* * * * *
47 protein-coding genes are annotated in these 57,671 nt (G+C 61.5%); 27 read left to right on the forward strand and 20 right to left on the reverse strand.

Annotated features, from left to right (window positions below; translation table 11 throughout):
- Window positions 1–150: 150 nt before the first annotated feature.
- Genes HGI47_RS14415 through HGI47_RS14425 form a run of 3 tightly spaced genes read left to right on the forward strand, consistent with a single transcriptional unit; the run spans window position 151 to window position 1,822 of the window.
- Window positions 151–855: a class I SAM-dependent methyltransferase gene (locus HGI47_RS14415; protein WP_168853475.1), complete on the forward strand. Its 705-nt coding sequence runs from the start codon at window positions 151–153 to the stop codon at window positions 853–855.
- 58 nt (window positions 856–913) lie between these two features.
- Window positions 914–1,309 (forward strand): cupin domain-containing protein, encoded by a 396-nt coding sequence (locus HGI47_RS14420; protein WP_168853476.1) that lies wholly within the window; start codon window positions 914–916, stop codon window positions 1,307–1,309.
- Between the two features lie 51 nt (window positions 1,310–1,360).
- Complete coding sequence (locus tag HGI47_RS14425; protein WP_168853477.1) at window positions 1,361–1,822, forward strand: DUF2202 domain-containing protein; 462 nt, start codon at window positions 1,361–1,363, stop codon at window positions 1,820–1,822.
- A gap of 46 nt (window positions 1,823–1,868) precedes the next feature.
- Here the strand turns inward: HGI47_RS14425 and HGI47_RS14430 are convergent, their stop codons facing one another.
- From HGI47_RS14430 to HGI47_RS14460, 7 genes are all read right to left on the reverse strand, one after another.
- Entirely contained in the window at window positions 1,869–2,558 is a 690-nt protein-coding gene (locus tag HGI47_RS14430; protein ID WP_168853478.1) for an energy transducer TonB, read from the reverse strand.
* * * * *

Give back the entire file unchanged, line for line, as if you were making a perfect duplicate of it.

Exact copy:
47 protein-coding genes are annotated in these 57,671 nt (G+C 61.5%); 27 read left to right on the forward strand and 20 right to left on the reverse strand.

Annotated features, from left to right (window positions below; translation table 11 throughout):
- Window positions 1–150: 150 nt before the first annotated feature.
- Genes HGI47_RS14415 through HGI47_RS14425 form a run of 3 tightly spaced genes read left to right on the forward strand, consistent with a single transcriptional unit; the run spans window position 151 to window position 1,822 of the window.
- Window positions 151–855: a class I SAM-dependent methyltransferase gene (locus HGI47_RS14415; protein WP_168853475.1), complete on the forward strand. Its 705-nt coding sequence runs from the start codon at window positions 151–153 to the stop codon at window positions 853–855.
- 58 nt (window positions 856–913) lie between these two features.
- Window positions 914–1,309 (forward strand): cupin domain-containing protein, encoded by a 396-nt coding sequence (locus HGI47_RS14420; protein WP_168853476.1) that lies wholly within the window; start codon window positions 914–916, stop codon window positions 1,307–1,309.
- Between the two features lie 51 nt (window positions 1,310–1,360).
- Complete coding sequence (locus tag HGI47_RS14425; protein WP_168853477.1) at window positions 1,361–1,822, forward strand: DUF2202 domain-containing protein; 462 nt, start codon at window positions 1,361–1,363, stop codon at window positions 1,820–1,822.
- A gap of 46 nt (window positions 1,823–1,868) precedes the next feature.
- Here the strand turns inward: HGI47_RS14425 and HGI47_RS14430 are convergent, their stop codons facing one another.
- From HGI47_RS14430 to HGI47_RS14460, 7 genes are all read right to left on the reverse strand, one after another.
- Entirely contained in the window at window positions 1,869–2,558 is a 690-nt protein-coding gene (locus tag HGI47_RS14430; protein ID WP_168853478.1) for an energy transducer TonB, read from the reverse strand.